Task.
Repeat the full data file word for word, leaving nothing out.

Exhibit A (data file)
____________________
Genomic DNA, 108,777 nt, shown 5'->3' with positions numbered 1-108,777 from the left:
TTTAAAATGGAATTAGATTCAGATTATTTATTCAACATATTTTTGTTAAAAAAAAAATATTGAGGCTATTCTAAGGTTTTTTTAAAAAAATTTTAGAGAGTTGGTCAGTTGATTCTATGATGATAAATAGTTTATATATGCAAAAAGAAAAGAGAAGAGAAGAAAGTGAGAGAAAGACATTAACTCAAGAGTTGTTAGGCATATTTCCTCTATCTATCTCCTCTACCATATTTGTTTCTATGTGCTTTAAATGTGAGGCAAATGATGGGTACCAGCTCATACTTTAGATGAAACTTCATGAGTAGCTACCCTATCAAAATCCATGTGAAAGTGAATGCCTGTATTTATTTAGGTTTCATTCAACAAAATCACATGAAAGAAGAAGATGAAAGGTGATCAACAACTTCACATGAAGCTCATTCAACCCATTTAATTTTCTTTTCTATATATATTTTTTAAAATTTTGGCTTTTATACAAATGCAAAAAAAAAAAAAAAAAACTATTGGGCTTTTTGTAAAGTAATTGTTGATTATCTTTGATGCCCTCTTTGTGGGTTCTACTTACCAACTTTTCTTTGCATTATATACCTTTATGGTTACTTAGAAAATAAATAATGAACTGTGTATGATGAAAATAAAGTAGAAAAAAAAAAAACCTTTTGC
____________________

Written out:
Genomic DNA, 108,777 nt, shown 5'->3' with positions numbered 1-108,777 from the left:
TTTAAAATGGAATTAGATTCAGATTATTTATTCAACATATTTTTGTTAAAAAAAAAATATTGAGGCTATTCTAAGGTTTTTTTAAAAAAATTTTAGAGAGTTGGTCAGTTGATTCTATGATGATAAATAGTTTATATATGCAAAAAGAAAAGAGAAGAGAAGAAAGTGAGAGAAAGACATTAACTCAAGAGTTGTTAGGCATATTTCCTCTATCTATCTCCTCTACCATATTTGTTTCTATGTGCTTTAAATGTGAGGCAAATGATGGGTACCAGCTCATACTTTAGATGAAACTTCATGAGTAGCTACCCTATCAAAATCCATGTGAAAGTGAATGCCTGTATTTATTTAGGTTTCATTCAACAAAATCACATGAAAGAAGAAGATGAAAGGTGATCAACAACTTCACATGAAGCTCATTCAACCCATTTAATTTTCTTTTCTATATATATTTTTTAAAATTTTGGCTTTTATACAAATGCAAAAAAAAAAAAAAAAAACTATTGGGCTTTTTGTAAAGTAATTGTTGATTATCTTTGATGCCCTCTTTGTGGGTTCTACTTACCAACTTTTCTTTGCATTATATACCTTTATGGTTACTTAGAAAATAAATAATGAACTGTGTATGATGAAAATAAAGTAGAAAAAAAAAAAACCTTTTGC